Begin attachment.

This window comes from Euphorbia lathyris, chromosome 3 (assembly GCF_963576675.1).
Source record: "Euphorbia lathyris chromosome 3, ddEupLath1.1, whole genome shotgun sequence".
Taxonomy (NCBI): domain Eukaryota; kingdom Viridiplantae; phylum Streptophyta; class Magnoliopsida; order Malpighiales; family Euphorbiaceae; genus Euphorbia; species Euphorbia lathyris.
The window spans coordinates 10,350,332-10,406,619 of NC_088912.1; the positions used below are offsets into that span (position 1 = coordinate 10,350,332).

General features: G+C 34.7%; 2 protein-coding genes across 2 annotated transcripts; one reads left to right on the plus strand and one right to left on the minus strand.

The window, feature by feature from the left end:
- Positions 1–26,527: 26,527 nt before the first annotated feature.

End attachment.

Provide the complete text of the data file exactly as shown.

This window comes from Euphorbia lathyris, chromosome 3 (assembly GCF_963576675.1).
Source record: "Euphorbia lathyris chromosome 3, ddEupLath1.1, whole genome shotgun sequence".
Taxonomy (NCBI): domain Eukaryota; kingdom Viridiplantae; phylum Streptophyta; class Magnoliopsida; order Malpighiales; family Euphorbiaceae; genus Euphorbia; species Euphorbia lathyris.
The window spans coordinates 10,350,332-10,406,619 of NC_088912.1; the positions used below are offsets into that span (position 1 = coordinate 10,350,332).

General features: G+C 34.7%; 2 protein-coding genes across 2 annotated transcripts; one reads left to right on the plus strand and one right to left on the minus strand.

The window, feature by feature from the left end:
- Positions 1–26,527: 26,527 nt before the first annotated feature.